He missed much of the season with a bad back, but he managed the pain to become the 16th boy wrestler to win four state titles.
TACOMA – At one point, Trent Baun didn’t even know if he could finish the season because of an ailing back.
After four weeks of the wrestling season, Baun sat out and got doctors’ opinions. He mulled his next move.
It all came down to pain management for Baun, who came back after missing more than half of his senior season with the Colville High School wrestling team.
Wrestling cautiously the rest of the season, Baun not only completed his senior year, but made history by joining the four-time state champion club at Mat Classic XXXI on Saturday night in the Tacoma Dome.
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Baun was a technician and controlled his Class 1A 132-pound final, edging Sultan junior Aidan Fleming 3-1 to complete his improbable four-peat.
“My back just wasn’t stretching and was just tight,” said Baun, who finished his abbreviated senior season 15-1 and capped a 126-12 career. “I fell like it just mimics a disc (problem) but just pulls and anything in stance or using those back muscles just really cranks on it.
“So with that I’ve just pretty much been getting ahead in points and hang on if I have to. That’s what I did all day.”
Baun became the 16th boy to win four state titles and 20th wrestler overall.
“All the doctors thought wrestling with the back issue would have no adverse affect on him long-term,” his father, Tom Baun, said. “It was a matter of how much pain he could put up with.”
Baun plans to join his older brother, T.J., on the University of Providence (Great Falls, Mont.) wrestling team. T.J. won a pair of state titles for Colville.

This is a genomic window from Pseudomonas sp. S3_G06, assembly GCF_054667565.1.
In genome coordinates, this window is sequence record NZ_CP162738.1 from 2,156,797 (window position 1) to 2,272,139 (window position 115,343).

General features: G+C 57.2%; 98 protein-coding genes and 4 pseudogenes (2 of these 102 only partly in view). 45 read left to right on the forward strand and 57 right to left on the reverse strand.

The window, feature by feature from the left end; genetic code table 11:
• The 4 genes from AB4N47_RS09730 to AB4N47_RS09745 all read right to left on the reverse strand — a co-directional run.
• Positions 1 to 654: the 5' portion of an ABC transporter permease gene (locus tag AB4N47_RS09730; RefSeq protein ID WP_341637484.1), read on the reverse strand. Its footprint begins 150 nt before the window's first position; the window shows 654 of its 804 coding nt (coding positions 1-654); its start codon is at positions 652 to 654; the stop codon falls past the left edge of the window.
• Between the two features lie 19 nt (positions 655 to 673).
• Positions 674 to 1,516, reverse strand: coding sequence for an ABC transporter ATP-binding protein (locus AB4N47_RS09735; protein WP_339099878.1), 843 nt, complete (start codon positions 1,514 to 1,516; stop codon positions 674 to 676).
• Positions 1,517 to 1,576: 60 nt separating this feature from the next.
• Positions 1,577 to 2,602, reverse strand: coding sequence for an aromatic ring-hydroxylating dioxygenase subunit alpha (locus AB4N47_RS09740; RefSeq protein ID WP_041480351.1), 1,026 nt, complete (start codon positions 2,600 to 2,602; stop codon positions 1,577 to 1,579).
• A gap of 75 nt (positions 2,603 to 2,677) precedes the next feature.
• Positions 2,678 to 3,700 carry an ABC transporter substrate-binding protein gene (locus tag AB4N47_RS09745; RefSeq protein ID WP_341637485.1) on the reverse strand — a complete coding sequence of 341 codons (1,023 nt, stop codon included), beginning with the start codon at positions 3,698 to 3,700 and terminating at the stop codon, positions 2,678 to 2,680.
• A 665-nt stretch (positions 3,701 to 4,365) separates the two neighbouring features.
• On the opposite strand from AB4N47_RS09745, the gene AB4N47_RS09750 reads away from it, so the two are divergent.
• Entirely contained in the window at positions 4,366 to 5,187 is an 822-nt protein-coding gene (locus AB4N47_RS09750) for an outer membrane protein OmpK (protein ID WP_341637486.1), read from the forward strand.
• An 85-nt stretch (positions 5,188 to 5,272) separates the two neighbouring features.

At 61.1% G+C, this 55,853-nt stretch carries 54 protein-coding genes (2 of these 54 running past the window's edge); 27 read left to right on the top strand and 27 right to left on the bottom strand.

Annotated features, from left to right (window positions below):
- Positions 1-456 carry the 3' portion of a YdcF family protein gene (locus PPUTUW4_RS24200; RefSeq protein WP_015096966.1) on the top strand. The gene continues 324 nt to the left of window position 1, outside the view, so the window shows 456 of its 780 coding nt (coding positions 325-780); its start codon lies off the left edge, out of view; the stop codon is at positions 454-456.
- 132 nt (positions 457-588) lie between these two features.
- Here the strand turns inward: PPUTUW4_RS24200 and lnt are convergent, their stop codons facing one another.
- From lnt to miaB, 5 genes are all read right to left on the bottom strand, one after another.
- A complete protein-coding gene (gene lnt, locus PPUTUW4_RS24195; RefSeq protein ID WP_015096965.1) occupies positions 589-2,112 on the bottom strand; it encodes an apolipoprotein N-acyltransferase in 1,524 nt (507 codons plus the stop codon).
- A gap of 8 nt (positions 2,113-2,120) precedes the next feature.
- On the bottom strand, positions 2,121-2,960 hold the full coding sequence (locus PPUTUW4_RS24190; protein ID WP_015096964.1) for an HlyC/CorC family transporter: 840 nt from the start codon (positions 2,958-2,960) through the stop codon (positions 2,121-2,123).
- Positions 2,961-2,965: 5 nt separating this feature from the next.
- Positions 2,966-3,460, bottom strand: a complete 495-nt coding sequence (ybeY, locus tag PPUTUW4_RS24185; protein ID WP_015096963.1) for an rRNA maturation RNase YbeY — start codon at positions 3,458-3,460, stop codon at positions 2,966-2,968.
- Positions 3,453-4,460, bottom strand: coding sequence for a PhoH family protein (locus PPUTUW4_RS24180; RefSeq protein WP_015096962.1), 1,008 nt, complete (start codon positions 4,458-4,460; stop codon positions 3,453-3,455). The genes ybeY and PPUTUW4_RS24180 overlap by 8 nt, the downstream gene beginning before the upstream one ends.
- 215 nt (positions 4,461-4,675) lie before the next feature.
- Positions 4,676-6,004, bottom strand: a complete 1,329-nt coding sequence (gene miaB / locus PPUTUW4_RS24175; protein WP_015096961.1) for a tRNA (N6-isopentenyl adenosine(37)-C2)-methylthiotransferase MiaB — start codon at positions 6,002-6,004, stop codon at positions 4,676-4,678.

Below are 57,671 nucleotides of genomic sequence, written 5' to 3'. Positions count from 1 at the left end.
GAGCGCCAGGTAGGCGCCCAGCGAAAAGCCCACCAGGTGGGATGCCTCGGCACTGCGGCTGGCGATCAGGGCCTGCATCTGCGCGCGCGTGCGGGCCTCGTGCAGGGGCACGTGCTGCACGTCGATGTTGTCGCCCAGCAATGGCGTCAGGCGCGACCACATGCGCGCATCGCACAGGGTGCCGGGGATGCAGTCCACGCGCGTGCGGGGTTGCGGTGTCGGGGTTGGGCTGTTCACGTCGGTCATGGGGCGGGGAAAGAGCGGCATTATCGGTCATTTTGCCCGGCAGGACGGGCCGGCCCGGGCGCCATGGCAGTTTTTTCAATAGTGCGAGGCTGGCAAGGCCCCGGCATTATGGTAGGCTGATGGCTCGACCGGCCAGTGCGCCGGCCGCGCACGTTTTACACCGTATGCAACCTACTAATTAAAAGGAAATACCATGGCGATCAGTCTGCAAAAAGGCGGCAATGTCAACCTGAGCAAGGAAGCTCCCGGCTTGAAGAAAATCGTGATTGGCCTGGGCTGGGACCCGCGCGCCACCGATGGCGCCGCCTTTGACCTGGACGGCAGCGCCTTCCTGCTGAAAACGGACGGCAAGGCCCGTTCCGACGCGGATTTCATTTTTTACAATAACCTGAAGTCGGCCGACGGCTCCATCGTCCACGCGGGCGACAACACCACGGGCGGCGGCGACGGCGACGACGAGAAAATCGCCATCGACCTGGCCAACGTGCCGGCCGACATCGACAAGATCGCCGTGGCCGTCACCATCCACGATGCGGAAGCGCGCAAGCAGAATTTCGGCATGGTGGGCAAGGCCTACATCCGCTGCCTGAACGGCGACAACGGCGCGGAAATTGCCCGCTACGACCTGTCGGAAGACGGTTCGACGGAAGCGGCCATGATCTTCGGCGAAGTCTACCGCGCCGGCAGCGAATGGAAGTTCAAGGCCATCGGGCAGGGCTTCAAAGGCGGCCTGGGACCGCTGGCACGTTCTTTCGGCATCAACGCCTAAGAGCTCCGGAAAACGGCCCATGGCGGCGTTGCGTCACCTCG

“Even more important than having a four-time state champion is you have a quality young man,” Colville coach Randy Cloke said. “In the world today, we just need great people. You have a kid who has aspirations of going on to medical school.”
Baun wants to become a chiropractor.
Goddess nearly wins title
Jefferson junior Goddess Ma’alona-Faletogo, born with a rare eye disorder that left her legally blind, almost pulled off a state title at 235 pounds on the girls side.
Ma’alona-Faletogo lost to Stanwood’s Chanel Siva 3-2 in the 235 final, almost pulling off a throw for a takedown in the waning seconds. She lost her grip on the throw, costing her the winning two-point takedown.
“I heard my coach (Jeff Muraki) saying, ‘We need a takedown, we need a takedown,’ ” said Ma’alona-Faletogo, who was seventh at 235 last season. “I was like, ‘OK, I got this.’ I went for the throw and I had it, but it got reversed. It was heartbreaking at first, but to say I finished top three at state is amazing.”
Ma’alona-Faletogo lost her uncle, Iosia Faletogo, in a shooting on New Year’s Eve and this accomplishment was in his memory.
“Taking first or second is in his name,” she said. “I needed to make the state finals, because I wasn’t there to say goodbye.”
Ma’alona-Faletogo, whose condition is called Leber congenital amaurosis, gets verbal instructions throughout the match from her coach.
“All I can see are the bright lights,” she said. “I can’t see anybody. Being blind is just another reason to try harder. The goal senior year is to win a state title.”
More wrestlers, more time
With the 32-person brackets instead of the 16-person this year because the regional tournaments were cancelled because of snow, the tournament schedule lagged significantly on Day 2.
The championship matches, scheduled to start at 5 p.m., actually began at 7:45 p.m.
Saturday saw 1,848 matches compared to of 2018’s total of 840 matches, causing the long delay. Friday’s action only lagged by 55 minutes between the two sessions.
- A run of 22 seasons with a least one individual boys state champion ended for the Lake Stevens team under coach Brent Barnes.
- For the first time in 20 years, schools from Eastern Washington swept the team titles. Tonasket won 1B/2B, Colville took 1A, Toppenish dominated 2A, Mount Spokane came out on top in 3A, Chiawana ran away with 4A and Union of Vancouver headed the girls field. Eastern side schools took all five classifications back in 1999.